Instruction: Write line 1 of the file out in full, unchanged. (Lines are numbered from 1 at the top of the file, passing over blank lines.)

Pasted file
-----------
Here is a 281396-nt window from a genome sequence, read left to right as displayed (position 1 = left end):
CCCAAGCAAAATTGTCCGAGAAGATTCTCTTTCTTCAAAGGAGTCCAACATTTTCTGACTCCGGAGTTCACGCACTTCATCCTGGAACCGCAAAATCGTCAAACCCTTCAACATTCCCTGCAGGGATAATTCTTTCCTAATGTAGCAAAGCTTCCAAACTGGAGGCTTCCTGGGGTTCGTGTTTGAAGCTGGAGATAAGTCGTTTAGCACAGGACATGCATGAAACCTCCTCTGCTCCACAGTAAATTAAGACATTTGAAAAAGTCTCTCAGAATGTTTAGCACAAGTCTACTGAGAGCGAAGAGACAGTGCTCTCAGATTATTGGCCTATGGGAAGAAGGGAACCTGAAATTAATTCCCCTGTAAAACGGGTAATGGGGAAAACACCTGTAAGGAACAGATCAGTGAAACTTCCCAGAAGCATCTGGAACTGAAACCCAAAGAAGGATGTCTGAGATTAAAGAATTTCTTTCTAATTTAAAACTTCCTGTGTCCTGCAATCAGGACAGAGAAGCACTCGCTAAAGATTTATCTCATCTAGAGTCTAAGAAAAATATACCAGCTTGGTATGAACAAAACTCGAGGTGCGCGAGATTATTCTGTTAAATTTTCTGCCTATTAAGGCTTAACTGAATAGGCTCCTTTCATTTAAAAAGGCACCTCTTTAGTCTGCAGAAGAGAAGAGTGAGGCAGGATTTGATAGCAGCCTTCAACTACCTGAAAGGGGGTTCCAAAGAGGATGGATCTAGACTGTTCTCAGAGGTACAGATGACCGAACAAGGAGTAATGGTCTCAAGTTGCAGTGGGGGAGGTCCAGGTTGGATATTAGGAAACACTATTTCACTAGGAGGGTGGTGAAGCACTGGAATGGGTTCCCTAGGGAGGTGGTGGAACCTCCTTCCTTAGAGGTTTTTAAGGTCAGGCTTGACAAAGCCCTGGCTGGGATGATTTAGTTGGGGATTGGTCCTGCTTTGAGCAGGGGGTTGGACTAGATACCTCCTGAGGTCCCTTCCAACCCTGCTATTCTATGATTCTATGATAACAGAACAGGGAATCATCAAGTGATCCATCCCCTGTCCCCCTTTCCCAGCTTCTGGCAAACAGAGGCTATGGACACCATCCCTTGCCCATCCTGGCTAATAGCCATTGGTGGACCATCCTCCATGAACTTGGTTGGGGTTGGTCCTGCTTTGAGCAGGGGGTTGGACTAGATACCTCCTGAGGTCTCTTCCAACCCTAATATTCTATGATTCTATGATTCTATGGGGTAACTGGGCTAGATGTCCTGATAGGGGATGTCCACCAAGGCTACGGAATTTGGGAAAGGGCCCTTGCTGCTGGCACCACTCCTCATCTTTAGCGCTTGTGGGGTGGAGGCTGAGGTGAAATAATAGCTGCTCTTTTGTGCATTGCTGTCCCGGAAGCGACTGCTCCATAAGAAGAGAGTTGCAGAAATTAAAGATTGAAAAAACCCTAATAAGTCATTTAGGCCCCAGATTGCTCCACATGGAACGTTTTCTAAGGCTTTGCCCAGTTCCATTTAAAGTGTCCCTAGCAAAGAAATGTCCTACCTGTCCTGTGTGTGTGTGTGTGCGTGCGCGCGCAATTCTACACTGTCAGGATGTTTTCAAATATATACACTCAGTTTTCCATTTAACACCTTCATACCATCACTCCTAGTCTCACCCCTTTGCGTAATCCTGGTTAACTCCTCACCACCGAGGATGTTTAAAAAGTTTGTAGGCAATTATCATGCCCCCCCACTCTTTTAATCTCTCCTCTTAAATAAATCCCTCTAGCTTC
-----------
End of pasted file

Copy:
Here is a 281396-nt window from a genome sequence, read left to right as displayed (position 1 = left end):